At its open meeting today, the FCC adopted its much-anticipated Incentive Auction Procedures Public Notice, providing details about the auction officially scheduled to begin March 29, 2016. Although the actual Public Notice has yet to be released, the FCC did issue a News Release describing some of the adopted procedures.
Although many of the procedures adopted today relate to the “forward auction” for mobile broadband providers, the FCC took steps to simplify the “reverse auction,” in which broadcasters (licensees of full power and Class A TV stations) will be selling spectrum back to the FCC for repurposing. Today’s simplification includes elimination of the Commission’s proposal for “dynamic reserve pricing” that would have allowed the FCC to reduce prices offered to broadcasters in a previous round, as that would have created uncertainty about whether the last prices offered could be relied on.
Similarly, the FCC has also eliminated its proposal to allow broadcasters to place intra-round bids, which would have allowed them to indicate a price at which they would be willing to sell in between the Commission’s last two offers. As a result, TV stations will now only be able to accept or reject the FCC’s offer in each round. However, the FCC said it would make information available to broadcasters in each round of the auction regarding channel vacancies so that they can make a more informed decision about whether to accept the FCC’s current bid or drop out of the auction.
A controversial part of today’s action involves the FCC’s decision to allow some TV stations to operate in the so-called “duplex gap,” which is the spectrum between wireless uplink and downlink frequencies. This decision could reduce the number of stations needed to relinquish spectrum, resulting in lower FCC bids to stations. However, it also could increase interference between wireless communications and broadcast stations operating in the duplex gap. This led to the dissent of the two Republican FCC Commissioners.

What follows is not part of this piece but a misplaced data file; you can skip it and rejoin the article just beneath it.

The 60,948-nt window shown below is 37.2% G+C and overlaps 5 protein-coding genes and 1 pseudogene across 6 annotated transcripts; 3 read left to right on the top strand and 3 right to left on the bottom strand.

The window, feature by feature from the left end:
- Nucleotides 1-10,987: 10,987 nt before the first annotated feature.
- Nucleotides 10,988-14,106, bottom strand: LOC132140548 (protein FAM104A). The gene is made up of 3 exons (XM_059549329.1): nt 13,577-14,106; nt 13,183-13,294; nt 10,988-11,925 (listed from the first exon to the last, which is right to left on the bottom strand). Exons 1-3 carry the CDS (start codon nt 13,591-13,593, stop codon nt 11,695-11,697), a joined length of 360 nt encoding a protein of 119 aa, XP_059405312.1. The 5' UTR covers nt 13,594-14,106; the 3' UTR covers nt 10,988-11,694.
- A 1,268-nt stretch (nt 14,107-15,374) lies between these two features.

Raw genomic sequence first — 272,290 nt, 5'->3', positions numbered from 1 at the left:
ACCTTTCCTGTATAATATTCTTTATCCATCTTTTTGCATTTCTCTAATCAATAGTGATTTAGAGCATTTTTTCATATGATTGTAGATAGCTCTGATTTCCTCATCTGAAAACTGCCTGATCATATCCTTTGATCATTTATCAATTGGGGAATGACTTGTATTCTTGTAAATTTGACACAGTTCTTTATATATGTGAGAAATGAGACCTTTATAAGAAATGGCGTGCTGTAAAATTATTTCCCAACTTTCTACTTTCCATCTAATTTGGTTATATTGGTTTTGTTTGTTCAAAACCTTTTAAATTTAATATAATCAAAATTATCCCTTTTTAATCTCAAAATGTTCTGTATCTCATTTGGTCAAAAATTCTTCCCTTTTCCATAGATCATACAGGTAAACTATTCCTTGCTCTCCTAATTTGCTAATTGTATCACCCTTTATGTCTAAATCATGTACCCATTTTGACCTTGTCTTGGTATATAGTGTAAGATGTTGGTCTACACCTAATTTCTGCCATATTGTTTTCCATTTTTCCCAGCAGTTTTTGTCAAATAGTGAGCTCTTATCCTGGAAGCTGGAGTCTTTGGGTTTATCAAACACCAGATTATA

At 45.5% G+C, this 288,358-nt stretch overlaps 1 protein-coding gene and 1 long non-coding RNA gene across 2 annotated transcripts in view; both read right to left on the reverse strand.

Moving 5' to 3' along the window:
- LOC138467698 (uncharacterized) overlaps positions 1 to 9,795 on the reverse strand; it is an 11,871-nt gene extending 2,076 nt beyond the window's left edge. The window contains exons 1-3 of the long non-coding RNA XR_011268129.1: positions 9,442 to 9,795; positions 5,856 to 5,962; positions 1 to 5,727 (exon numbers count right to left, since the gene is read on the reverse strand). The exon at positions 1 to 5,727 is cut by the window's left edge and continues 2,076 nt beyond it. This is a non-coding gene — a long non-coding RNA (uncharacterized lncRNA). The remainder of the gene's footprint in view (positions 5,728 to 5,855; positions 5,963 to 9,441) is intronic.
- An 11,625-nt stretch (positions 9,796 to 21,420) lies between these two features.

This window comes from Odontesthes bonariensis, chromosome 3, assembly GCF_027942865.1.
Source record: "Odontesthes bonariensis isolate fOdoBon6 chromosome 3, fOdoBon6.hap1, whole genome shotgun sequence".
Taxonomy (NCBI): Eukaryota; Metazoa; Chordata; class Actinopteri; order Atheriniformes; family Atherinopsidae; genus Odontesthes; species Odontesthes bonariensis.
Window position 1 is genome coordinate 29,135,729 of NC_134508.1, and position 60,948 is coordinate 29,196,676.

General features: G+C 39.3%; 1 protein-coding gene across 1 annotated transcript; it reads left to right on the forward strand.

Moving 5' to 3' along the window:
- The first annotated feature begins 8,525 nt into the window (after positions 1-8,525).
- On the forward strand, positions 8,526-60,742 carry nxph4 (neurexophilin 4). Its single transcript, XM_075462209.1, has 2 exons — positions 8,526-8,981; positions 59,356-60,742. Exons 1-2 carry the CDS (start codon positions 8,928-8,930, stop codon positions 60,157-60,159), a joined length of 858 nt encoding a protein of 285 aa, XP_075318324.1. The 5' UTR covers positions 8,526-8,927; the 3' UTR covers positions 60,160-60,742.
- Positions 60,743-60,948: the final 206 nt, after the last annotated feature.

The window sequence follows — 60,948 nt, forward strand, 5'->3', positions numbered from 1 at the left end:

How the Reverse Auction Will Work What we currently know about the reverse auction is that the FCC will begin by offering all full power and Class A TV stations a high opening bid designed to encourage stations to participate in the auction. In each round, the FCC’s offer will drop, apparently by approximately 5% from the previous offer, and stations will have the option in each round whether to accept or reject the new lower bid. Once enough stations have dropped out of the auction, leaving only as many participating stations as the FCC needs to provide sufficient spectrum for the forward auction, the bids will become final and those stations who have accepted the last bid offered by the FCC will be required to relinquish their frequencies for that price.
Relinquishment will mean either turning in a station’s license for cancellation or agreeing to share a 6 MHz channel with another licensee in the same Designated Market Area (DMA). Of course, licensees who choose the channel sharing option will likely have to share any FCC auction proceeds with the “sharer” station willing to give up part of its 6 MHz band for this purpose. Any station willing to relinquish its spectrum for the channel sharing option will either have to enter into a channel sharing agreement prior to the auction or indicate its intent to enter into such an agreement after the auction in its FCC auction application.
Stations will also have the option of choosing less a less drastic alternative than relinquishment, consisting of an agreement to move to the VHF band. A move to the “low” VHF band (channels 2-6) will result in an FCC auction payout approximately 2/3 of the payout for relinquishment, while an agreement to move to the “high” VHF band (channels 7-13) will result in an FCC auction payout approximately 1/3 of the payout for relinquishment.
Stations that choose not to participate in the auction, as well as those that drop out of the auction when the prices offered by the FCC are deemed too low to accept, are subject to involuntary “repacking” within the station’s currently licensed band (e.g. VHF or UHF). Those stations that are involuntarily repacked will be able to seek reimbursement of their expenses from the FCC for having to change channels.
In the next couple of months, the FCC will begin accepting applications from stations interested in participating in the reverse auction. The Commission will advise stations of the anticipated opening bids for relinquishment as well as for moving to the VHF band, although the opening bids are likely to be far greater than the eventual final bids stations can expect to receive.